Five western lenders will soon offer the first federally backed reverse-mortgages, those hard-to-find loans designed to aid equity-rich but cash-poor older homeowners.
Only two of the lending institutions--Encino-based Beverly Hills Securities Co. and Riverside-based Directors Mortgage Loan Corp.--are making the federally insured loans in Southern California.
The other three institutions chosen by the Federal Housing Administration to take part in its new pilot program are California Bank of Lodi, Philadelphia Freedom in Las Vegas and First California in San Rafael, said Yville Edwards at the FHA's regional headquarters in San Francisco.
Reverse mortgages are home loans that work backward. Instead of a lender making a loan to a buyer who will repay the money in monthly installments, the lender typically sends a check to an existing homeowner in monthly increments.
The owner usually doesn't have to pay the money back until the term of the loan expires or the borrower sells the home and moves. If the homeowner dies, the loan is repaid by the estate.
Although there are several lenders that offer reverse mortgages in California and other states, the loans they make are not insured by the FHA and, some experts say, they don't have such attractive terms and flexibility.
Many prospective borrowers apparently agree. The FHA is allowing each of the institutions that are taking part in the pilot program to make 50 of the loans, yet some of the lenders have been deluged with requests from hundreds of prospective borrowers.
"We've got more than 400 people on our waiting list, and we haven't done a bit of advertising," said Verlee Gale of Beverly Hills Securities.
"We could probably make a lot more of the loans, but we just don't have the government's authorization."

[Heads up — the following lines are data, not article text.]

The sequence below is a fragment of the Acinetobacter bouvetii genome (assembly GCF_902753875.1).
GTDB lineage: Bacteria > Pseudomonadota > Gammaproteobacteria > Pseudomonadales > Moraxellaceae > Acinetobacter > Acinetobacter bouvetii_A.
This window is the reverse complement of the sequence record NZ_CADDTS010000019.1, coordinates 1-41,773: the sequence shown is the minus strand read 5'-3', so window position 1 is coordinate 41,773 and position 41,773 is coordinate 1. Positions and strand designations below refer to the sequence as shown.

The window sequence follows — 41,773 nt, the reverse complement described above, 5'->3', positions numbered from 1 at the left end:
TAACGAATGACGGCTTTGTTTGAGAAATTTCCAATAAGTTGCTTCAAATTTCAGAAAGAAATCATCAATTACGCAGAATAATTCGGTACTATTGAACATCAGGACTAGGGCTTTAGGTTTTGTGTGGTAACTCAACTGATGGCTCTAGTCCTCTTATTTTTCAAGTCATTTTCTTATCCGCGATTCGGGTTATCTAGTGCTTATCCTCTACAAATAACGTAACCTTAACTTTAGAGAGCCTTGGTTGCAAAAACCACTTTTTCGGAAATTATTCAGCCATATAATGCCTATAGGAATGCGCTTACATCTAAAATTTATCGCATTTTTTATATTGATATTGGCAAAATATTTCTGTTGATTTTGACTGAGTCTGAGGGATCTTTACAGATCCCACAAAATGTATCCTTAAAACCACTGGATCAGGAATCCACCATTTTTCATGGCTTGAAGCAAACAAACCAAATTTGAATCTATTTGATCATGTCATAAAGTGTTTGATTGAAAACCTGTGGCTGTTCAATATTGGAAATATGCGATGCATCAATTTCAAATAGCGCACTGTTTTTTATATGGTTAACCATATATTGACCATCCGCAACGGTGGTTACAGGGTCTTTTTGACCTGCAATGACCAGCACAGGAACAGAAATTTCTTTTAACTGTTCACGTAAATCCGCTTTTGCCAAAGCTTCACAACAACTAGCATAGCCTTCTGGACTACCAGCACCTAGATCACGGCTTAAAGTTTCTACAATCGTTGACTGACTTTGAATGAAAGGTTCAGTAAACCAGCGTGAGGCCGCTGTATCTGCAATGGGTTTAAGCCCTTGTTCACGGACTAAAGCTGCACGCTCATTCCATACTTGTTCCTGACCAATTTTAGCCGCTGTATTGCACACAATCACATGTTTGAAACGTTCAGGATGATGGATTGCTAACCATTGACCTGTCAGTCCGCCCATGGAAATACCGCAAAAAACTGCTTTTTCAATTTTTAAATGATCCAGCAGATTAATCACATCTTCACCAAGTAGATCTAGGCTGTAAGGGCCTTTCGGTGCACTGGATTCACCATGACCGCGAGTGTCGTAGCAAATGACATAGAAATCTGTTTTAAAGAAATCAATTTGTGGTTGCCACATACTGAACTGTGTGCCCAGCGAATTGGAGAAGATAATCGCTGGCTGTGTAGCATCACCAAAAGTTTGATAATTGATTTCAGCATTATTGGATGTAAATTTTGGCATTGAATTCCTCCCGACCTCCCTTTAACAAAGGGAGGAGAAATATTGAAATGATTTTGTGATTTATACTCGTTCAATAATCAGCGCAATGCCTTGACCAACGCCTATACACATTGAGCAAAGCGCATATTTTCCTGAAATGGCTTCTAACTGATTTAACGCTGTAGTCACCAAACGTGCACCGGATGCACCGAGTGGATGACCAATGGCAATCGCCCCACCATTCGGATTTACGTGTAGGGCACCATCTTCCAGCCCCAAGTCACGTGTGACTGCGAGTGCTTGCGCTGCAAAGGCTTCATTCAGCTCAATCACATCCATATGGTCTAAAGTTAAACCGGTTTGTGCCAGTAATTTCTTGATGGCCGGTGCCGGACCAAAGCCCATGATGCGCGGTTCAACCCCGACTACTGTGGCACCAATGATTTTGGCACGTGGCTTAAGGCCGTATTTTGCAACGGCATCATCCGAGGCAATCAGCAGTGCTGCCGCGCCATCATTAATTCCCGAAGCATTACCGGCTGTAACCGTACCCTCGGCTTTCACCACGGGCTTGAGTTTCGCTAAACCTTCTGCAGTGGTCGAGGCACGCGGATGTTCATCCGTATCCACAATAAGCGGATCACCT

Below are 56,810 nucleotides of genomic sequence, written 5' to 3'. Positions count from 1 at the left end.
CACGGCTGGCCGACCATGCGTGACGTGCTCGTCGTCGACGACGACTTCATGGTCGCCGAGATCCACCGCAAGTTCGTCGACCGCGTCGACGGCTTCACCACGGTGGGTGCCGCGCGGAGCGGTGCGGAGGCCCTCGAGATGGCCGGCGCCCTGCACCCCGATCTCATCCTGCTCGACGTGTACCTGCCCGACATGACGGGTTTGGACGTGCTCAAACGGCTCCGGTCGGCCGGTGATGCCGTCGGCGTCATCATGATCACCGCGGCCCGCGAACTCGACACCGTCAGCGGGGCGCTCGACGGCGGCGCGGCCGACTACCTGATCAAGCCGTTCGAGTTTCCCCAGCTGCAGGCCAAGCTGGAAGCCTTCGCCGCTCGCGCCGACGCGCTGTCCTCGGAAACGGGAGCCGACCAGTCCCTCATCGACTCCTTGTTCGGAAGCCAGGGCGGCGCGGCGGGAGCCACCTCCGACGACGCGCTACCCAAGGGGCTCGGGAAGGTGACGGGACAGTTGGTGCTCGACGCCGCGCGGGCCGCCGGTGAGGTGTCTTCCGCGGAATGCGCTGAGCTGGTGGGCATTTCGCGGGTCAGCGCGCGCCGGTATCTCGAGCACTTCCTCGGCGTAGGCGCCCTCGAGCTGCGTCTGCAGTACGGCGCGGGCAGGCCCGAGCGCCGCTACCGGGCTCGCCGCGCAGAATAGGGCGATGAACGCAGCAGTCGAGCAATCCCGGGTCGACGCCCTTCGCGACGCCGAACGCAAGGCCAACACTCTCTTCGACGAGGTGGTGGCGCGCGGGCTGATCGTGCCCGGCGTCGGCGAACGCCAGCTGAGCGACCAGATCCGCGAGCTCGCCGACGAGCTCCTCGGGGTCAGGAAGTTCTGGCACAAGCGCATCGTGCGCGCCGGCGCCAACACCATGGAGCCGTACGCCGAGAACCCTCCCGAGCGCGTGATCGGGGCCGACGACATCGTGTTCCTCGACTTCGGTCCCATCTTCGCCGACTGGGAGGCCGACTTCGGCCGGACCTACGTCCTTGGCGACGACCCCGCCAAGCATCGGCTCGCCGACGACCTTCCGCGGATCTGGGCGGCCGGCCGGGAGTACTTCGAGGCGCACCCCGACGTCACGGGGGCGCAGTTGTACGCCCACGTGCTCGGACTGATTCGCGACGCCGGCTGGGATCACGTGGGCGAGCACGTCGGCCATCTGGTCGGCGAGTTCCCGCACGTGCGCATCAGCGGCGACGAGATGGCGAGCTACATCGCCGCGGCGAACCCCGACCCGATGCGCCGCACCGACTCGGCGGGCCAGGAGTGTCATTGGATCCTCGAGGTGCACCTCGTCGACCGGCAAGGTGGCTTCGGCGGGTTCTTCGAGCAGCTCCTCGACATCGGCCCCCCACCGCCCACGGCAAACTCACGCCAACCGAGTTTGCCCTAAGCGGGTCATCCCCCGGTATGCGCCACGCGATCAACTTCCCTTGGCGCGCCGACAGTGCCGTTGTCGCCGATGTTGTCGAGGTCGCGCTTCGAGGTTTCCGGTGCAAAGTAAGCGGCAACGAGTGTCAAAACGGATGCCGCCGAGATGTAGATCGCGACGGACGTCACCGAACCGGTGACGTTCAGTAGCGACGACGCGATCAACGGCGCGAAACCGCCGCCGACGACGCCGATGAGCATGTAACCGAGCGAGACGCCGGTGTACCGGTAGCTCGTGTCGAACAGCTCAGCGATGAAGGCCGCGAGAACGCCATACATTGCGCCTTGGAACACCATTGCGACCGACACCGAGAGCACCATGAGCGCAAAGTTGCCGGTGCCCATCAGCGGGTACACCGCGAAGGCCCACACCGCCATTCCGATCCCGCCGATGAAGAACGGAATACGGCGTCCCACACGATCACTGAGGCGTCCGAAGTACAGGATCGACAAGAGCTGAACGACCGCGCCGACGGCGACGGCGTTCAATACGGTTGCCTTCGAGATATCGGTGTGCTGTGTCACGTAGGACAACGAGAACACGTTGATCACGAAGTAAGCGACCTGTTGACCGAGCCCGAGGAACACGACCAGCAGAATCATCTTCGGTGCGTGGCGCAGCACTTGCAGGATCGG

That could change. Although legislation that established the new reverse mortgage program requires the FHA to insure only 2,500 of the loans nationwide, Jack Kemp, secretary of housing and urban development, recently said he supports quadrupling the size of the project.
More important, some experts say the government's involvement could encourage more private-sector lenders to begin offering reverse mortgages--and more competition would likely mean lower borrowing costs for consumers.
Exactly how much you can borrow under the FHA program or through reverse-mortgage programs run by private-sector firms depends on a number of factors, including your age, amount of equity and the type of reverse mortgage you select.
Like many other reverse-mortgage programs, the FHA program lets buyers choose from three types of mortgages:
A "tenure" mortgage, which allows a borrower to receive pre-set monthly stipends for as long as he lives in the home. The money doesn't have to be paid back until the borrower moves or dies, which makes this type of loan particularly attractive to someone who plans to stay in the house for the rest of his life.
A "term" loan, which gives the borrower monthly stipends for a specified period--say, five or 10 years. Although the loan will have to be repaid on a specified date, it often attracts borrowers who need some monthly cash until a pension or annuity kicks in, or people who plan to eventually sell their house and move to a retirement home.
A "line of credit" that lets homeowners borrow money as it is needed and doesn't have to be repaid until the borrower moves out or dies. It's the most flexible of the three loans, but borrowers need discipline to avoid using the money all at once.
Unlike most other reverse-mortgage programs, the FHA program also allows lump-sum draw-downs on the loans.
For example, if you had a term loan calling for monthly stipends of $300 but suddenly needed $5,000 to repair your roof or pay medical expenses, you could alter your loan arrangement and get the $5,000 you need immediately.
The FHA is insuring both fixed-rate and adjustable-rate loans. Importantly, it also lets you and your lender work out a lower rate on the loan if you agree to give part of the home's future appreciation to the lender.
For example, you might be charged a 20% interest rate if you declined to share a portion of your future profits with the lender, or a lower rate if you agreed to give the institution some or all of your future appreciation. Either way, the equity you built up before the reverse mortgage was made is yours to keep.
You must be at least 62 years old to be eligible for the new FHA program. If you're married, both you and your spouse must be at least 62.
You must also own your own home free and clear, or have it nearly paid off. Owners of condominiums and townhouses are eligible, as well as people who own single-family homes.
Like most other lenders that make reverse mortgages, institutions that take part in the FHA program will require prospective borrowers to first contact a third-party counseling firm staffed by professionals who discuss each individual's financial situation and borrowing options.